001    var centerModifier = new Modifier({    
002    align: [0.5, 0.5],
003    origin: [0.5, 0.5]     
004    });

Hide overlays

Now that we have all of our surfaces and modifiers, it’s time to add them all together so they display properly when we click on a thumbnail. First we want to add the centerModifier to our overlay (so that everything is centrally alligned).

001  overlay.add(centerModifier).add(focusHolder);

Get focused

Next, we add our focusHolder (the white div element) to our overlay, to which we then add the centerModifier (one more time), the opacityMod modifier and then the image. This will create a fading in effect for our image after we’ve selected it from the gallery. Finally, we will add the centerModifier with overlay to our mainContext, which will draw it to our screen.

001    focusHolder.add(centerModifier).add(opacityMod).add(imgSurf)
002    mainContext.add(centerModifier).add(overlay);    

Hide overlays

Once our overlay displays, we want to be able to hide it. That’s easy, all we need to do is create another EventHandler to delete the element. When the handler is triggered (in this case by clicking outside of the element) we look up the parent container and remove its child element (our white box) from the DOM.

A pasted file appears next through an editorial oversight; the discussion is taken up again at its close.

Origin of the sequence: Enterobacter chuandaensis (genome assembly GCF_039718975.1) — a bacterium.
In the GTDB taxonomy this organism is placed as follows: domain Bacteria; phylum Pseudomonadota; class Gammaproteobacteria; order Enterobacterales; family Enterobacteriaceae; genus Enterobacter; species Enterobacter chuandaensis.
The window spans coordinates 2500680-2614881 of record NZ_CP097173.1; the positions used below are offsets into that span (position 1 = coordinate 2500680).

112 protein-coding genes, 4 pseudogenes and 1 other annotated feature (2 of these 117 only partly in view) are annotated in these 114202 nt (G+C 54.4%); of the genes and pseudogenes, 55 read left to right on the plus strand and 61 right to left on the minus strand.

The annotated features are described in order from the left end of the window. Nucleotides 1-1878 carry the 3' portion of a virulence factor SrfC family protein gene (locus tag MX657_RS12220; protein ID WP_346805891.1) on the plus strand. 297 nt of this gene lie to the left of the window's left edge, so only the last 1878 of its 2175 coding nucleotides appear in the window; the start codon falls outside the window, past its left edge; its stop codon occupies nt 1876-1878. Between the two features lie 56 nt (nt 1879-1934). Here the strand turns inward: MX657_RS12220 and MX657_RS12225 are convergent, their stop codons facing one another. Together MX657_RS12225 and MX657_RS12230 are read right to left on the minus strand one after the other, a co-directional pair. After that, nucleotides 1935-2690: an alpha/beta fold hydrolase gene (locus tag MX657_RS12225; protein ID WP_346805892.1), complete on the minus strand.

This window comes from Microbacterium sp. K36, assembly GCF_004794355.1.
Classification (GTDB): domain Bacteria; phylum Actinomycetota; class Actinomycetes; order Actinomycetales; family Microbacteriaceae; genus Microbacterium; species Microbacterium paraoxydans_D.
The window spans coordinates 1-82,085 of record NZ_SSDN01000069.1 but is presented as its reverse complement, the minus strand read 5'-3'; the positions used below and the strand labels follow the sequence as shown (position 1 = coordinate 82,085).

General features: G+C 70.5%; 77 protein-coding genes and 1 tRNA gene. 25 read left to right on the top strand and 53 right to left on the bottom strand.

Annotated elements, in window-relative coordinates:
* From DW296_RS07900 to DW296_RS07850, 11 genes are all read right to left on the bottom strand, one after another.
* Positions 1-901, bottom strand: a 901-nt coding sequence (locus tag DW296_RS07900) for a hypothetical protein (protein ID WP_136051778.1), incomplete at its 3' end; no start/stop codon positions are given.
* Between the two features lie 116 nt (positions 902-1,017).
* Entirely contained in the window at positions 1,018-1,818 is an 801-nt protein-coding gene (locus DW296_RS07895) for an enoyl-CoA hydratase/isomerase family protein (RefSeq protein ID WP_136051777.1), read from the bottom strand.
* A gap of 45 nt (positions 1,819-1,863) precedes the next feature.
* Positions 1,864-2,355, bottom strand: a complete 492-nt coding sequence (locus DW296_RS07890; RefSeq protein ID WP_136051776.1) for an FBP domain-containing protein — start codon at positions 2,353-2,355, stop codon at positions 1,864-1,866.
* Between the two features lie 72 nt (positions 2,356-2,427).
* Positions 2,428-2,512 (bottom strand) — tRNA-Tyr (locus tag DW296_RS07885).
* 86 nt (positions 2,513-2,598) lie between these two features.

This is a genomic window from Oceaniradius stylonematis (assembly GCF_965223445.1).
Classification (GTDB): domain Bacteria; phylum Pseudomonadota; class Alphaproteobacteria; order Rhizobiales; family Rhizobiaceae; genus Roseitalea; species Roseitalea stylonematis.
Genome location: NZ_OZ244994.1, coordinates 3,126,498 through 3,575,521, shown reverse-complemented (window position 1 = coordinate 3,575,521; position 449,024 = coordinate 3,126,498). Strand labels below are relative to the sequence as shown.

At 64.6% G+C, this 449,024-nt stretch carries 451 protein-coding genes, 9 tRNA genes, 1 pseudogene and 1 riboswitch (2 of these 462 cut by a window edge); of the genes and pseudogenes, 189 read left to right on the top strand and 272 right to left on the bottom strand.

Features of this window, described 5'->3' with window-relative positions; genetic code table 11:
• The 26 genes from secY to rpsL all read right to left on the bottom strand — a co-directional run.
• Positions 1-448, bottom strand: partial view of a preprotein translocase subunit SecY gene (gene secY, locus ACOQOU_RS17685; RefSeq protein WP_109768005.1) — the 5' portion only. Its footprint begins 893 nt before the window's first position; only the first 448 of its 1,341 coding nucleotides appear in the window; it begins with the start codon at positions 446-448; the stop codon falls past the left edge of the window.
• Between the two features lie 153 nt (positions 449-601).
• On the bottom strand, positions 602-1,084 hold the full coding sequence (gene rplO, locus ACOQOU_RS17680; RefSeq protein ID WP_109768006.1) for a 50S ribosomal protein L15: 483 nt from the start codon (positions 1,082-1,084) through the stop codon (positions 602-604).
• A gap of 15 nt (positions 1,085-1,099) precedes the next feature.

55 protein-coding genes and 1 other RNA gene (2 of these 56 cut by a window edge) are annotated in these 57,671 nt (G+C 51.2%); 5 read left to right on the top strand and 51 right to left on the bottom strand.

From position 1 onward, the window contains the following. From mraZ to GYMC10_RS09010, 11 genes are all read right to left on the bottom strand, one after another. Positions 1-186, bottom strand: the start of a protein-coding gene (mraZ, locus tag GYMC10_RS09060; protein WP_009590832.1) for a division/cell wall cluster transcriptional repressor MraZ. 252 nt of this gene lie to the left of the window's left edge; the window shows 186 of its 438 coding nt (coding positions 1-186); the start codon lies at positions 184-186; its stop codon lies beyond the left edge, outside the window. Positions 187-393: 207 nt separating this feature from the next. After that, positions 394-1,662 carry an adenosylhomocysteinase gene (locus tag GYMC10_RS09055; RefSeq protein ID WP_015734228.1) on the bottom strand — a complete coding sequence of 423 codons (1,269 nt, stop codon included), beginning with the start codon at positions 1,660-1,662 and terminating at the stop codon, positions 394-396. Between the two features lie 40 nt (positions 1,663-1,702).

001    var exitHandler = new EventHandler();
002    overlay.pipe(exitHandler);
003    exitHandler.on('click', function(e){
004    console.log(overlay);
005    overlay._element.parentNode.removeChild(overlay._element);        
006    });        

Full circle

That’s it. We’ve now covered the basics of’ surfaces, modifiers and properties. We’ve only scratched the surface here – there are tons of things that is capable of doing at superhigh frame rates. Go! Make something awesome.